by Stina McClintock
While watching the American Event of the Century (aka Kim Kardashian’s wedding on E!) over the weekend, I saw an ad for MyLife.com and decided to do some investigating. After about an hour of exploring the landscape of MyLife.com, I was reminded just how powerful the Internet is in tracking down individuals. And maybe this isn’t always a good thing.
One of the questions that people ask in the Skiptracing class that we teach here in the library is, “How can I make it so people can’t find me?” With hundreds of people search databases, removing your name and personal data from the Internet is a tedious task. Thankfully, there are companies out there that can help. One company named Reputation Defender (RD) has been doing the business that many frustrated people are trying to accomplish: remove personal information from the Internet with automated process and continuously monitor personal information on a daily basis. Continue reading 'I Always Feel Like Somebody’s Watching Me'»
by Stina McClintock
Hey everyone, have you heard the news? There is a new social networking site out there for you to use! At the end of last month Google+ was launched to compete against Facebook (and further render Myspace obsolete). This represents the latest Google attempt to get in the social networking game. And after only a few short weeks the site has reached 18 million users.
So why should I abandon my Friendster account for The Google+ Project? One of the more enticing features of Google+ is that it offers Circles. Essentially, users can place friends, acquaintances, family, and colleagues in Circles, and then choose status updates, contact information and images that only this particular group can see. So, if you wanted to discuss library matters strictly with colleagues, you can create a Circle to address them, this also allows for conversations to quickly be conducted in a group setting. Users can also follow others via a “Following” Circle, which mirrors Twitter.
Continue reading 'Didn’t Dante Have Something to Say About Circles?'»
by Kristine Lloyd
Tweeting is for responsible adults. For that matter, computing in general should be for responsible adults. I salute the person who recommended a Breathalyzer test to boot up your home computer. Might have saved me from purchasing a vintage ostrich feather jacket on eBay one evening, in purple no less. Let me know if you’re in the market for one.
So, back to tweeting. If you’re the person responsible for tweeting on behalf of your company, make sure you don’t get your personal account mixed with the company account, otherwise, the world will think your company endorses working while “slizzered.” Check out this fun blog post from Convince & Convert for more tweeting faux pas and remember: tweet responsibly.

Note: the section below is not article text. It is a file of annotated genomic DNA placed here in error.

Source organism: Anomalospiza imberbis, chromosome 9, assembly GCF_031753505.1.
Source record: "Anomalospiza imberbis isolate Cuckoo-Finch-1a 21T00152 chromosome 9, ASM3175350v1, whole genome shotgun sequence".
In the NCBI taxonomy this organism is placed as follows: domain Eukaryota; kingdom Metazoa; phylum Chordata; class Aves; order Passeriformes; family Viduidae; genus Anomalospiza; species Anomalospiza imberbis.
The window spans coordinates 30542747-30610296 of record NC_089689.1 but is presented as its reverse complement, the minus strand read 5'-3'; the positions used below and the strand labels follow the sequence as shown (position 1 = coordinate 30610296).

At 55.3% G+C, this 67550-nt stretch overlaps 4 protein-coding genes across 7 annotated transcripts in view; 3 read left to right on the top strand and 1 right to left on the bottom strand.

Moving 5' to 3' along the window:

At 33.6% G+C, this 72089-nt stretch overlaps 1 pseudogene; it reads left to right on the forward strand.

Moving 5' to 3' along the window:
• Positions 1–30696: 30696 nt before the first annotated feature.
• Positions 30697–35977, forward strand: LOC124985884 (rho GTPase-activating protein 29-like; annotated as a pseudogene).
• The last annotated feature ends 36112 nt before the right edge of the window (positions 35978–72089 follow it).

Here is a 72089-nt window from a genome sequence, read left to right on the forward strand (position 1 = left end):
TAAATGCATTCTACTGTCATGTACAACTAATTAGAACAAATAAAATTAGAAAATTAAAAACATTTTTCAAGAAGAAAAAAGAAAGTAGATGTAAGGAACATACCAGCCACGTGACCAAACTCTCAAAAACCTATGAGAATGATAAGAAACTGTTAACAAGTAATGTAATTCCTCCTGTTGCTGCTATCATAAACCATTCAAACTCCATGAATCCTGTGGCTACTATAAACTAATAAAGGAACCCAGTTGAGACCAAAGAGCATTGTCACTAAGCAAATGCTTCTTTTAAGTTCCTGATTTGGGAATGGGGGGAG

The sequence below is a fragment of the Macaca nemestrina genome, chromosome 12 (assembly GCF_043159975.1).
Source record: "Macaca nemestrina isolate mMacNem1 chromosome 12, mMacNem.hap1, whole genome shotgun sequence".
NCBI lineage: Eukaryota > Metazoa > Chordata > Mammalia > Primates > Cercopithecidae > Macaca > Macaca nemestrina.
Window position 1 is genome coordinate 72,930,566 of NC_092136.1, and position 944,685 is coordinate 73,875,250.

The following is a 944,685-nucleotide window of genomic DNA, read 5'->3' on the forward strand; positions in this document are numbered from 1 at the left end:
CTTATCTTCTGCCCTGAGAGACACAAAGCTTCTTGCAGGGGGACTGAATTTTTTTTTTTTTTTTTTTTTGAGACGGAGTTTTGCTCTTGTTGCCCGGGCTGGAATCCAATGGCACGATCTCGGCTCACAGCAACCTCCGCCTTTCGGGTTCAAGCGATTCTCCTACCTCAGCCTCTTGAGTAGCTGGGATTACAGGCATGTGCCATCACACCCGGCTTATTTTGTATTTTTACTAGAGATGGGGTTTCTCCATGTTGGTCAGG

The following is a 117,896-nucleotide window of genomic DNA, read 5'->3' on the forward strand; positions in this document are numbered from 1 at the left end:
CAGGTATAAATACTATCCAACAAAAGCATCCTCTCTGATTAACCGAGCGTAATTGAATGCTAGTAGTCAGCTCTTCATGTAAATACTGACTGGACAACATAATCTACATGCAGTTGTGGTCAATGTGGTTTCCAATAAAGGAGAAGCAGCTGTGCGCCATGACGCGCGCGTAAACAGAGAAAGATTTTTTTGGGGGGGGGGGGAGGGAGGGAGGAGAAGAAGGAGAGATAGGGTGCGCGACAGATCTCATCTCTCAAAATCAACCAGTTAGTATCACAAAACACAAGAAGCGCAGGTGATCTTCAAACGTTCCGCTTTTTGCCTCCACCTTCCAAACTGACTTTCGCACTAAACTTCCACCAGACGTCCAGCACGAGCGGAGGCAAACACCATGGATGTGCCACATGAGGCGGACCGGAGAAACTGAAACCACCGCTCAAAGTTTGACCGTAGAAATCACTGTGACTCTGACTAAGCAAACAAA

by Karen Helde
This blog post made me think about the way we talk to each other. Many of us who have been around a while think of the LLOPS email list as our primary form of group communication. It’s quick to create a message (if I’m at work, it’s a given that email is open on my desktop), and we can expect our intended audience to receive it almost immediately. Responses are similarly easy to create and can be sent to the list or to the individual as appropriate. Apart from sign-up and postpone procedures which seem stuck in the technological dark ages, what are the the downsides of email lists? First, some lists and list archives are public and a query or announcement may require a little more discretion. Second, we’re all deluged with email, and it’s easy for one message to get lost in the shuffle. Third, list archives are generally not too user-friendly; we’re mostly dependent on our own personal email filing systems for storing information we want to keep.
Continue reading 'Talk Talk'»
by Sue Mecklem
I love blogs! I like the simplicity of short entries and the ability to receive information on a variety of subjects without committing to reading long articles, and adding to my information inundation. I use an RSS reader to subscribe to my favorite 25 blogs and can quickly decide what looks relevant or interesting. I’m sharing three law librarian blogs I find really useful, and three blogs for fun. I’d love to hear what your favorites are!
Blogs for Work:
The ZRG Blog
I’ve used Zimmerman’s Research Guide at least a few times a month since I started working as a law librarian, so I was pleased to see that Andrew Zimmerman has started a blog where he discusses updates to the ZRG and provides interesting links to websites. In a recent blog post, he provided a link to the Atlas of County Boundaries, which explains the history of changes to counties in the US in every state. Continue reading 'Blogs for Work and Fun'»
by Keith Pitts
Like this very tasty Reese’s peanut butter cup, there’s no wrong way to get your groove on with social media. Social media is achieving a unique visibility, and with that visibility, a greater influence. We can all take cues from how firms, companies, and news conglomerates are using these channels to build their networks and disseminate their influence and information. But what is it, really? And should we jump on the blogwagon, the Tweetwagon, and the Facebookwagon?
Continue reading 'There's No Wrong Way to Eat a Message'»